Can Microfinance Reduce Economic Insecurity and Poverty? By How Much and How?
The paper suggests that, rather than through its narrow, direct financial impact, microfinance may prove to be more potent in reducing insecurity and poverty through its indirect, broader impact leading to a more egalitarian initial endowment distribution that is necessary for the "take-off" of an equitable growth process. The paper begins by examining the distinctive roles of micro credit, micro savings, and micro insurance programs in dealing with poverty and insecurity, and highlights the complementariness that exists among these programs and how this complementariness can be used to overcome the weaknesses of the individual programs.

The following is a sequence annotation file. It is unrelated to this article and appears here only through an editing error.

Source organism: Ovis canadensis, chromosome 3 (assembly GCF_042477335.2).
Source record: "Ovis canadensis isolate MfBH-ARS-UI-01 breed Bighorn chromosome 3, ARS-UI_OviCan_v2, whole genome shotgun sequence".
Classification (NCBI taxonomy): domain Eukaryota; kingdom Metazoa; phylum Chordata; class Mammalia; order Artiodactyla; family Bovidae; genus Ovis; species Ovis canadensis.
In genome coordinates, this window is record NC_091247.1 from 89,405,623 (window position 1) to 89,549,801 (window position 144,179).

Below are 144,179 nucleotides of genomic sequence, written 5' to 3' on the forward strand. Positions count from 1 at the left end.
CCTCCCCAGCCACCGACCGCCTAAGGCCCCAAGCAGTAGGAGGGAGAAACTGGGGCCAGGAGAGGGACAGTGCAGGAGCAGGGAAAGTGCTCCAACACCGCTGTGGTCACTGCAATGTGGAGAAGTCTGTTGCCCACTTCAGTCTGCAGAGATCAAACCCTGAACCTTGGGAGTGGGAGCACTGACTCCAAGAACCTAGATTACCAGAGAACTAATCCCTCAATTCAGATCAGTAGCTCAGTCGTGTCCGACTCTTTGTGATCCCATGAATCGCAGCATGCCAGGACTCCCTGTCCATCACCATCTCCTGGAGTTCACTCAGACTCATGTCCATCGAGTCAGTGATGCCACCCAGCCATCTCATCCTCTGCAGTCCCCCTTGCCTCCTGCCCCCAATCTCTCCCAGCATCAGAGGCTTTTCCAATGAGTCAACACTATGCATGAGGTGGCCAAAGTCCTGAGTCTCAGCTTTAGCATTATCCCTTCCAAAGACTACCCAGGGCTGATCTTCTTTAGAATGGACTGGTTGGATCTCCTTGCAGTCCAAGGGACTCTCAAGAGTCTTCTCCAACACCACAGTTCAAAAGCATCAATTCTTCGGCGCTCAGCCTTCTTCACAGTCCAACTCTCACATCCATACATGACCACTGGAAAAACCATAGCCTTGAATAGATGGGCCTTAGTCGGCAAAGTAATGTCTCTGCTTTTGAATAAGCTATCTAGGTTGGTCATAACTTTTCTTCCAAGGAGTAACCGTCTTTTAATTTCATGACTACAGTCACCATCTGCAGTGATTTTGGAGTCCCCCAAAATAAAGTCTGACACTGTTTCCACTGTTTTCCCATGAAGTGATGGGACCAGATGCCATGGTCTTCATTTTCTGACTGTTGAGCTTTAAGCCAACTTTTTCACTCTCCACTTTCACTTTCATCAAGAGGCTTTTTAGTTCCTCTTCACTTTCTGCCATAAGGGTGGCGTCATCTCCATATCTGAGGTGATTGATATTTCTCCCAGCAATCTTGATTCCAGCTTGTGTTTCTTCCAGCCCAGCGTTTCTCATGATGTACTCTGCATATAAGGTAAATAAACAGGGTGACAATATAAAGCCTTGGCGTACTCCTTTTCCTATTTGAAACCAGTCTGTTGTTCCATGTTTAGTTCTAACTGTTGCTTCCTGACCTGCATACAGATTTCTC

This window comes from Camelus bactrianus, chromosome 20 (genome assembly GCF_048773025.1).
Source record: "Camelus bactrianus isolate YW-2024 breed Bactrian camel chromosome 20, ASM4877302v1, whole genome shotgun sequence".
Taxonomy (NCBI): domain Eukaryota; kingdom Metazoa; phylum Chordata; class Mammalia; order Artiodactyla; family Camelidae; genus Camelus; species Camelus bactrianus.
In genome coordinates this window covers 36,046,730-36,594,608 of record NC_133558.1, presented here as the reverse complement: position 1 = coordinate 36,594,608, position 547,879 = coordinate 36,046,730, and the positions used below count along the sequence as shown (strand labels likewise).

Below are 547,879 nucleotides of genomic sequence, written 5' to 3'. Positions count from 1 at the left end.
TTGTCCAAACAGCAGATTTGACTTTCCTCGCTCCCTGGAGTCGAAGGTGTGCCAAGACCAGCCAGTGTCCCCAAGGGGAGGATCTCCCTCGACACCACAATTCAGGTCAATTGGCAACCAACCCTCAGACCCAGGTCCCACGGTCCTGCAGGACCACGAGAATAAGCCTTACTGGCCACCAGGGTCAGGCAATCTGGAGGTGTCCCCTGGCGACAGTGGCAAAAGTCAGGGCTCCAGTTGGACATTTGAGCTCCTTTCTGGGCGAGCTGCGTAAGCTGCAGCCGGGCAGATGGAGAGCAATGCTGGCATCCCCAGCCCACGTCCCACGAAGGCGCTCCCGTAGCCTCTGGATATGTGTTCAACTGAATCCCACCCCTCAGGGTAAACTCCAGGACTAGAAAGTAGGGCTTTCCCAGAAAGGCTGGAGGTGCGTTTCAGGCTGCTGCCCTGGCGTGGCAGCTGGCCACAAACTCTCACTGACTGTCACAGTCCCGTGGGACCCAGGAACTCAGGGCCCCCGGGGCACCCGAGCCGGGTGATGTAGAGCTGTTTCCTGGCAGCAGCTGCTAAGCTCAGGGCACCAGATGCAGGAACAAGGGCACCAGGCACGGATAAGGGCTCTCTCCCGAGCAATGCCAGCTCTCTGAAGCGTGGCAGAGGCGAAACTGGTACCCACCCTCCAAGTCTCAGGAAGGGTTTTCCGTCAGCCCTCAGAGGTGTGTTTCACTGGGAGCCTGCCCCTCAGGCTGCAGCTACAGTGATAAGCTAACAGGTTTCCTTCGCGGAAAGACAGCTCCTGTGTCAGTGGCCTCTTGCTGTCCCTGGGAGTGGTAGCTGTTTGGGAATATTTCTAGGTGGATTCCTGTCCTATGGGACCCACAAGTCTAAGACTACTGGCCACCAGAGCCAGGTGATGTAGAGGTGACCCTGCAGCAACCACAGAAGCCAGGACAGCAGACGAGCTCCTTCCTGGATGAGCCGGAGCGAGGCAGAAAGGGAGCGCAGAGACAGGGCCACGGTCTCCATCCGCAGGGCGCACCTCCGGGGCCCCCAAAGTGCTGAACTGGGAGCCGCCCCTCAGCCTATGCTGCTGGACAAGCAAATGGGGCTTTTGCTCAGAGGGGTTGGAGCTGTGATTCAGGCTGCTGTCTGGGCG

|Date of creation:||Oct 2009|
|Contact details of provider:|| Web page: http://www.un.org/en/development/desa/working-papers.html|
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